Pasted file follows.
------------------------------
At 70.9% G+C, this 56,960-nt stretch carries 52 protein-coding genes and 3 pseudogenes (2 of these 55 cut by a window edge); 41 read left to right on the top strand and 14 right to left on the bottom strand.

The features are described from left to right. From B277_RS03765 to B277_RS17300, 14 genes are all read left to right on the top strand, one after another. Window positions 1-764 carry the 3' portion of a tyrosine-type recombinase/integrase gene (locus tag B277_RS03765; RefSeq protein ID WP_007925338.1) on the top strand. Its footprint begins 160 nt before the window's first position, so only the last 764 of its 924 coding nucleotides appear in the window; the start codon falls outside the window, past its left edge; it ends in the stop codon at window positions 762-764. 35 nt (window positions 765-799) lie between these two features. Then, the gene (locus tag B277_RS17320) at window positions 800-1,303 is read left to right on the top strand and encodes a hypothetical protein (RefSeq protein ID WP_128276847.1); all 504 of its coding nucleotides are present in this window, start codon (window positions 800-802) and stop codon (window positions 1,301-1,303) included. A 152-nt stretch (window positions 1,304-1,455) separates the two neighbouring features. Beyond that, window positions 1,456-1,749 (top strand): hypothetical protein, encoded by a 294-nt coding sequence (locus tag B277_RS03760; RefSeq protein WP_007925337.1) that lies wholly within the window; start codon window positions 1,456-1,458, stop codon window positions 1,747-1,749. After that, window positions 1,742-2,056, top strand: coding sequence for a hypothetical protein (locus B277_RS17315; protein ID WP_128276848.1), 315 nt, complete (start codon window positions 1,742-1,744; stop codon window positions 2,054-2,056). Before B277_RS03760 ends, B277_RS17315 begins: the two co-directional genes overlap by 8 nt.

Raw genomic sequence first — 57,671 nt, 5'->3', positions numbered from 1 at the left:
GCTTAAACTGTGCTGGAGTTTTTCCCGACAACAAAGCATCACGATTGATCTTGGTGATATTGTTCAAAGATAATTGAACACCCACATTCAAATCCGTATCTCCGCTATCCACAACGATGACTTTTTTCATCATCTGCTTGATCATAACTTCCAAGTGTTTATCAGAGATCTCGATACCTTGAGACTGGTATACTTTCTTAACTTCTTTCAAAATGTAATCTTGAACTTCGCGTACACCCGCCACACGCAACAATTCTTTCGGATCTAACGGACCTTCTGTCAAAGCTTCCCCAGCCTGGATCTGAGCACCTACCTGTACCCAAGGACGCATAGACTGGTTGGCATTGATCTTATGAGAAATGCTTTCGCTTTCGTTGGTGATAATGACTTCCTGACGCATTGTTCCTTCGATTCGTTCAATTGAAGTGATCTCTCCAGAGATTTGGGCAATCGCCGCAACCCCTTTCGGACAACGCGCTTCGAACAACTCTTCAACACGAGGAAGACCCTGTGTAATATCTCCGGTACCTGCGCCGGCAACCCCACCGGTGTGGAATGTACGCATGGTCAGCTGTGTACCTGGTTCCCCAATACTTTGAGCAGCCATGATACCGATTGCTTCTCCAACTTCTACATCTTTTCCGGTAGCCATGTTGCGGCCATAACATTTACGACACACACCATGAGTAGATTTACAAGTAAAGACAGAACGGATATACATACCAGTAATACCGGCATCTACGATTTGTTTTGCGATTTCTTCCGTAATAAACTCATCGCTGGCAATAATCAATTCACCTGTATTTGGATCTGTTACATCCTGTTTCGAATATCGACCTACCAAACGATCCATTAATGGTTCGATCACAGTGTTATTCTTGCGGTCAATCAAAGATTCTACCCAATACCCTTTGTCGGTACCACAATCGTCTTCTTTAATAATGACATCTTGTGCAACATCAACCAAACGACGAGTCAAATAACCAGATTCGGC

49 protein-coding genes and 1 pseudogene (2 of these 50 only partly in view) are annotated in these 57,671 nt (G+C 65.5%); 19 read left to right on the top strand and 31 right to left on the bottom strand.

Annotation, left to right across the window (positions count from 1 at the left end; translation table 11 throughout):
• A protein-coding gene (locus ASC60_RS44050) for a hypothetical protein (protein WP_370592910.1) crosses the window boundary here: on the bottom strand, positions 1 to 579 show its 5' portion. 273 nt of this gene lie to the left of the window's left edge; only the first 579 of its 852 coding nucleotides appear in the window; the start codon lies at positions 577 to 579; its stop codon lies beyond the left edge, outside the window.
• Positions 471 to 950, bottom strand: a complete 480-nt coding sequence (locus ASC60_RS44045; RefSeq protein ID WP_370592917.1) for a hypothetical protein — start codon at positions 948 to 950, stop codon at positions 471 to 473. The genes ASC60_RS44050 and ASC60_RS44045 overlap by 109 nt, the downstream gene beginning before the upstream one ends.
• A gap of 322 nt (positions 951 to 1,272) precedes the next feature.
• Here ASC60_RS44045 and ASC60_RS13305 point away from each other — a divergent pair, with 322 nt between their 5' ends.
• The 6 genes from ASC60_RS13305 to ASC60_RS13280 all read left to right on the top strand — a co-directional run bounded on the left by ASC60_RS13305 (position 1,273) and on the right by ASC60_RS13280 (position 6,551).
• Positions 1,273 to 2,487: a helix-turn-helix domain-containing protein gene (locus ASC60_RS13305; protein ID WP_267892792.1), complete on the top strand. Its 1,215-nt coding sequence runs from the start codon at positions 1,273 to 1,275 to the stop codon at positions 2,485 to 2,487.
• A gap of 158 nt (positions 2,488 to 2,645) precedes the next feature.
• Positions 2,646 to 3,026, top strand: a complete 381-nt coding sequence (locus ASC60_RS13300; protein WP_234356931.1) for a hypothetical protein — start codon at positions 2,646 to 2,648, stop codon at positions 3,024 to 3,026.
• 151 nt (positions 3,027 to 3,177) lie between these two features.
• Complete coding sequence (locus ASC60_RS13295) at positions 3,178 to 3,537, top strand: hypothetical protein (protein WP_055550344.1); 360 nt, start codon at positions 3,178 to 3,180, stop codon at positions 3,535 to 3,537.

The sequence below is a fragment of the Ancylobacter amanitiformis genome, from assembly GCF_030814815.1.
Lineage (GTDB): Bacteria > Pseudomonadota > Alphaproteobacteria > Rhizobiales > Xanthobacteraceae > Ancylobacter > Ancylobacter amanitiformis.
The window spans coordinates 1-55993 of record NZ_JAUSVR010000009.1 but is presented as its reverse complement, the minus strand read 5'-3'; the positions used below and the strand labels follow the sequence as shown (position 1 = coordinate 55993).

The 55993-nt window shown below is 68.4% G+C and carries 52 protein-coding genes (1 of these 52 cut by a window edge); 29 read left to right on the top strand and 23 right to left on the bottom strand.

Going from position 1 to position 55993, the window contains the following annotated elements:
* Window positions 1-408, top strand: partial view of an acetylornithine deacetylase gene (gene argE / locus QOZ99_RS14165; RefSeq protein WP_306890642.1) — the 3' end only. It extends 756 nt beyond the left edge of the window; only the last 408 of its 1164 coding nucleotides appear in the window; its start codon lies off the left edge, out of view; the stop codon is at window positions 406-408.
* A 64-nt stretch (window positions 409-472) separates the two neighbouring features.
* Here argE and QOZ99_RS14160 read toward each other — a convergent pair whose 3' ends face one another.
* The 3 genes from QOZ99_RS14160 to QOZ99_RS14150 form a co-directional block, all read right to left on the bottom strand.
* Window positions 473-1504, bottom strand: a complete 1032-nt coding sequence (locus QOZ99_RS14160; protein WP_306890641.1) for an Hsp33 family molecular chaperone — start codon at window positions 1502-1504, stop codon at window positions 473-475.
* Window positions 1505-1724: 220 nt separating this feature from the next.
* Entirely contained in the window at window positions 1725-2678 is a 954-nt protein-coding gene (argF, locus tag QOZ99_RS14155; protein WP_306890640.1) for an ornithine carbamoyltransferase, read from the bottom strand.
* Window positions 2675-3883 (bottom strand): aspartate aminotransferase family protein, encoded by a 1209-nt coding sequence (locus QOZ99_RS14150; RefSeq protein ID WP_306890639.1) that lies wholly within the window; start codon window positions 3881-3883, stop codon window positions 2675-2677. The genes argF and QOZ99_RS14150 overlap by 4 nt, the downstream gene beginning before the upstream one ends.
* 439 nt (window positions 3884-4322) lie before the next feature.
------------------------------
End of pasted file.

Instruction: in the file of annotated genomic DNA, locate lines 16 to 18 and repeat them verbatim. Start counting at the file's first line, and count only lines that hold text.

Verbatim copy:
• Complete coding sequence (locus ASC60_RS13295) at positions 3,178 to 3,537, top strand: hypothetical protein (protein WP_055550344.1); 360 nt, start codon at positions 3,178 to 3,180, stop codon at positions 3,535 to 3,537.

The sequence below is a fragment of the Ancylobacter amanitiformis genome, from assembly GCF_030814815.1.
Lineage (GTDB): Bacteria > Pseudomonadota > Alphaproteobacteria > Rhizobiales > Xanthobacteraceae > Ancylobacter > Ancylobacter amanitiformis.